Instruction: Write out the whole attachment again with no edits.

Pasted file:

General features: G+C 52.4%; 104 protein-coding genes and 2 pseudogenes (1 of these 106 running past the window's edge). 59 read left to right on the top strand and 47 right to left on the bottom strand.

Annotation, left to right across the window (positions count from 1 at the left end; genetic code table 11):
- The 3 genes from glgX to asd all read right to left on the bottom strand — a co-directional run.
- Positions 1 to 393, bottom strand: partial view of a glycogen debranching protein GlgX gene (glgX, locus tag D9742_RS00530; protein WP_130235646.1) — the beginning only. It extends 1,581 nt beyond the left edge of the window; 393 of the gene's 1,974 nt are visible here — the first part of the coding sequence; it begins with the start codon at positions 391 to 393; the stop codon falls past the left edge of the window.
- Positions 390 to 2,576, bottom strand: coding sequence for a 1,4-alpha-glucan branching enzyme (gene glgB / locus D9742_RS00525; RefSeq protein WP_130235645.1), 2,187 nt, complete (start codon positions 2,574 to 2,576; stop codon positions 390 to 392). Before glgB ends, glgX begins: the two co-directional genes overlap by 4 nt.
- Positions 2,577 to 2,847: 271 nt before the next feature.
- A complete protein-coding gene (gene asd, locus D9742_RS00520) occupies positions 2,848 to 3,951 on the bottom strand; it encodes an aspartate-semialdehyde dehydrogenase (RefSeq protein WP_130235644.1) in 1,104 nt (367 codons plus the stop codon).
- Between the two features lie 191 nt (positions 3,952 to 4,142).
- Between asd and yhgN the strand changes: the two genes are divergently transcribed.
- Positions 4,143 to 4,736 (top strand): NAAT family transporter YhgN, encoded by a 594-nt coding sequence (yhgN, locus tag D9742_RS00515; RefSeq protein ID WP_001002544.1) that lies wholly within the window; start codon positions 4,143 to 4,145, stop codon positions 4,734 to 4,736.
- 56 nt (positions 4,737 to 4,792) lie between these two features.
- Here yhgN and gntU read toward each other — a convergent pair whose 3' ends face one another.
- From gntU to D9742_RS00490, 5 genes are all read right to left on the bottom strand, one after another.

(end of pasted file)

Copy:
General features: G+C 52.4%; 104 protein-coding genes and 2 pseudogenes (1 of these 106 running past the window's edge). 59 read left to right on the top strand and 47 right to left on the bottom strand.

Annotation, left to right across the window (positions count from 1 at the left end; genetic code table 11):
- The 3 genes from glgX to asd all read right to left on the bottom strand — a co-directional run.
- Positions 1 to 393, bottom strand: partial view of a glycogen debranching protein GlgX gene (glgX, locus tag D9742_RS00530; protein WP_130235646.1) — the beginning only. It extends 1,581 nt beyond the left edge of the window; 393 of the gene's 1,974 nt are visible here — the first part of the coding sequence; it begins with the start codon at positions 391 to 393; the stop codon falls past the left edge of the window.
- Positions 390 to 2,576, bottom strand: coding sequence for a 1,4-alpha-glucan branching enzyme (gene glgB / locus D9742_RS00525; RefSeq protein WP_130235645.1), 2,187 nt, complete (start codon positions 2,574 to 2,576; stop codon positions 390 to 392). Before glgB ends, glgX begins: the two co-directional genes overlap by 4 nt.
- Positions 2,577 to 2,847: 271 nt before the next feature.
- A complete protein-coding gene (gene asd, locus D9742_RS00520) occupies positions 2,848 to 3,951 on the bottom strand; it encodes an aspartate-semialdehyde dehydrogenase (RefSeq protein WP_130235644.1) in 1,104 nt (367 codons plus the stop codon).
- Between the two features lie 191 nt (positions 3,952 to 4,142).
- Between asd and yhgN the strand changes: the two genes are divergently transcribed.
- Positions 4,143 to 4,736 (top strand): NAAT family transporter YhgN, encoded by a 594-nt coding sequence (yhgN, locus tag D9742_RS00515; RefSeq protein ID WP_001002544.1) that lies wholly within the window; start codon positions 4,143 to 4,145, stop codon positions 4,734 to 4,736.
- 56 nt (positions 4,737 to 4,792) lie between these two features.
- Here yhgN and gntU read toward each other — a convergent pair whose 3' ends face one another.
- From gntU to D9742_RS00490, 5 genes are all read right to left on the bottom strand, one after another.